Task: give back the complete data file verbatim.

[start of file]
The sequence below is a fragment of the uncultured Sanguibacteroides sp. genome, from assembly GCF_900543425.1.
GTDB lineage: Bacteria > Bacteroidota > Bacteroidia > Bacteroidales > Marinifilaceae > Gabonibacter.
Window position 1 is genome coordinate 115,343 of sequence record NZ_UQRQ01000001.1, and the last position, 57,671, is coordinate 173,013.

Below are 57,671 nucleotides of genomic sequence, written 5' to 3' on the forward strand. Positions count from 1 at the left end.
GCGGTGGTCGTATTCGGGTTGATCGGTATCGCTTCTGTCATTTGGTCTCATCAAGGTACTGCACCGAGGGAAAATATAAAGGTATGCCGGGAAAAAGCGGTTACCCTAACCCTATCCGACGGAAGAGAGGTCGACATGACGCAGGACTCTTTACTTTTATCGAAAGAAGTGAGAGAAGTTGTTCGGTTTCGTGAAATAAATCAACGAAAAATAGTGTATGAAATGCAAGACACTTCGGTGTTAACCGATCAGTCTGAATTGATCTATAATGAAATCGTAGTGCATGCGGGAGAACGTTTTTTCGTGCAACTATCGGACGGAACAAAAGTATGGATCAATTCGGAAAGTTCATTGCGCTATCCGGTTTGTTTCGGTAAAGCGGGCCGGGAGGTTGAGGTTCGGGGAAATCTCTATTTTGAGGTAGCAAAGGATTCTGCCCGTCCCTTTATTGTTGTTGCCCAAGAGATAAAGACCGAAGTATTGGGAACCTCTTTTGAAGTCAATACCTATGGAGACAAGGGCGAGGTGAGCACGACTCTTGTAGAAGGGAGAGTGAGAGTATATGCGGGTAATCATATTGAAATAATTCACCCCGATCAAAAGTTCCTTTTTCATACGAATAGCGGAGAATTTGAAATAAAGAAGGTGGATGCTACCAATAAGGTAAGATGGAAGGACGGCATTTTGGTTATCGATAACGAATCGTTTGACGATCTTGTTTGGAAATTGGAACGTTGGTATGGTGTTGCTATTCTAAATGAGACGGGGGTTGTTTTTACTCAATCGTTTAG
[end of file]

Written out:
The sequence below is a fragment of the uncultured Sanguibacteroides sp. genome, from assembly GCF_900543425.1.
GTDB lineage: Bacteria > Bacteroidota > Bacteroidia > Bacteroidales > Marinifilaceae > Gabonibacter.
Window position 1 is genome coordinate 115,343 of sequence record NZ_UQRQ01000001.1, and the last position, 57,671, is coordinate 173,013.

Below are 57,671 nucleotides of genomic sequence, written 5' to 3' on the forward strand. Positions count from 1 at the left end.
GCGGTGGTCGTATTCGGGTTGATCGGTATCGCTTCTGTCATTTGGTCTCATCAAGGTACTGCACCGAGGGAAAATATAAAGGTATGCCGGGAAAAAGCGGTTACCCTAACCCTATCCGACGGAAGAGAGGTCGACATGACGCAGGACTCTTTACTTTTATCGAAAGAAGTGAGAGAAGTTGTTCGGTTTCGTGAAATAAATCAACGAAAAATAGTGTATGAAATGCAAGACACTTCGGTGTTAACCGATCAGTCTGAATTGATCTATAATGAAATCGTAGTGCATGCGGGAGAACGTTTTTTCGTGCAACTATCGGACGGAACAAAAGTATGGATCAATTCGGAAAGTTCATTGCGCTATCCGGTTTGTTTCGGTAAAGCGGGCCGGGAGGTTGAGGTTCGGGGAAATCTCTATTTTGAGGTAGCAAAGGATTCTGCCCGTCCCTTTATTGTTGTTGCCCAAGAGATAAAGACCGAAGTATTGGGAACCTCTTTTGAAGTCAATACCTATGGAGACAAGGGCGAGGTGAGCACGACTCTTGTAGAAGGGAGAGTGAGAGTATATGCGGGTAATCATATTGAAATAATTCACCCCGATCAAAAGTTCCTTTTTCATACGAATAGCGGAGAATTTGAAATAAAGAAGGTGGATGCTACCAATAAGGTAAGATGGAAGGACGGCATTTTGGTTATCGATAACGAATCGTTTGACGATCTTGTTTGGAAATTGGAACGTTGGTATGGTGTTGCTATTCTAAATGAGACGGGGGTTGTTTTTACTCAATCGTTTAG